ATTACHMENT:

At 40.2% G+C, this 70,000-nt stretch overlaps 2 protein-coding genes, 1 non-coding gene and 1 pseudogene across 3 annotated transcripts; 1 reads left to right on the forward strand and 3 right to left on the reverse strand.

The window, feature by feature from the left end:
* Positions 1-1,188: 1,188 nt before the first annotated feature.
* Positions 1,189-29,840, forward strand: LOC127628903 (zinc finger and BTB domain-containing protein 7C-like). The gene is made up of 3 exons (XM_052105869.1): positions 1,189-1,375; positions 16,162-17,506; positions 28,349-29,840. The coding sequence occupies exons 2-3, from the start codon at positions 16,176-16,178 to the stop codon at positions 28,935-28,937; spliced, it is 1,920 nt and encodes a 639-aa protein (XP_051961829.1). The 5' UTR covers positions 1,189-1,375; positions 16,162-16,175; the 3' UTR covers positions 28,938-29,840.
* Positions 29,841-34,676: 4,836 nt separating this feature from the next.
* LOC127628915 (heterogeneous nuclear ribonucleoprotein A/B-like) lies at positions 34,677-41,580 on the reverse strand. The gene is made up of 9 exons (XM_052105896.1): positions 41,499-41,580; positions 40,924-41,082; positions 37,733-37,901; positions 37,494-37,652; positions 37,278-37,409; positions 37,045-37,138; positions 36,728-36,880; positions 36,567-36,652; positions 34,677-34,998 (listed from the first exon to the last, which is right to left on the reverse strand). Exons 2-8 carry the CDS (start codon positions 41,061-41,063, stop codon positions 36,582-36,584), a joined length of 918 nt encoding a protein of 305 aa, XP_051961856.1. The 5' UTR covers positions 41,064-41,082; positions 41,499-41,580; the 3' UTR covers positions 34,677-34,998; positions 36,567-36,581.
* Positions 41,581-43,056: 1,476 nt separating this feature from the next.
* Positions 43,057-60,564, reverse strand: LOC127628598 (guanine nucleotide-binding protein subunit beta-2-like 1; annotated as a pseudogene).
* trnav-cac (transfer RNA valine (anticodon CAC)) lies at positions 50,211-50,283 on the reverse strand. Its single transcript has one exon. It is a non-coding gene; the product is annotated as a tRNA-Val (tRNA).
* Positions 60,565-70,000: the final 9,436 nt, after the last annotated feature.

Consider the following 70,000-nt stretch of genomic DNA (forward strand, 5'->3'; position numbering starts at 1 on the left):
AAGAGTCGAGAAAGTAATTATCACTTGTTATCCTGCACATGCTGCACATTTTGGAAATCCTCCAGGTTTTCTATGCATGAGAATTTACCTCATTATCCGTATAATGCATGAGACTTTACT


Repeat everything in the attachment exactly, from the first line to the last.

At 40.2% G+C, this 70,000-nt stretch overlaps 2 protein-coding genes, 1 non-coding gene and 1 pseudogene across 3 annotated transcripts; 1 reads left to right on the forward strand and 3 right to left on the reverse strand.

The window, feature by feature from the left end:
* Positions 1-1,188: 1,188 nt before the first annotated feature.
* Positions 1,189-29,840, forward strand: LOC127628903 (zinc finger and BTB domain-containing protein 7C-like). The gene is made up of 3 exons (XM_052105869.1): positions 1,189-1,375; positions 16,162-17,506; positions 28,349-29,840. The coding sequence occupies exons 2-3, from the start codon at positions 16,176-16,178 to the stop codon at positions 28,935-28,937; spliced, it is 1,920 nt and encodes a 639-aa protein (XP_051961829.1). The 5' UTR covers positions 1,189-1,375; positions 16,162-16,175; the 3' UTR covers positions 28,938-29,840.
* Positions 29,841-34,676: 4,836 nt separating this feature from the next.
* LOC127628915 (heterogeneous nuclear ribonucleoprotein A/B-like) lies at positions 34,677-41,580 on the reverse strand. The gene is made up of 9 exons (XM_052105896.1): positions 41,499-41,580; positions 40,924-41,082; positions 37,733-37,901; positions 37,494-37,652; positions 37,278-37,409; positions 37,045-37,138; positions 36,728-36,880; positions 36,567-36,652; positions 34,677-34,998 (listed from the first exon to the last, which is right to left on the reverse strand). Exons 2-8 carry the CDS (start codon positions 41,061-41,063, stop codon positions 36,582-36,584), a joined length of 918 nt encoding a protein of 305 aa, XP_051961856.1. The 5' UTR covers positions 41,064-41,082; positions 41,499-41,580; the 3' UTR covers positions 34,677-34,998; positions 36,567-36,581.
* Positions 41,581-43,056: 1,476 nt separating this feature from the next.
* Positions 43,057-60,564, reverse strand: LOC127628598 (guanine nucleotide-binding protein subunit beta-2-like 1; annotated as a pseudogene).
* trnav-cac (transfer RNA valine (anticodon CAC)) lies at positions 50,211-50,283 on the reverse strand. Its single transcript has one exon. It is a non-coding gene; the product is annotated as a tRNA-Val (tRNA).
* Positions 60,565-70,000: the final 9,436 nt, after the last annotated feature.

Consider the following 70,000-nt stretch of genomic DNA (forward strand, 5'->3'; position numbering starts at 1 on the left):
AAGAGTCGAGAAAGTAATTATCACTTGTTATCCTGCACATGCTGCACATTTTGGAAATCCTCCAGGTTTTCTATGCATGAGAATTTACCTCATTATCCGTATAATGCATGAGACTTTACT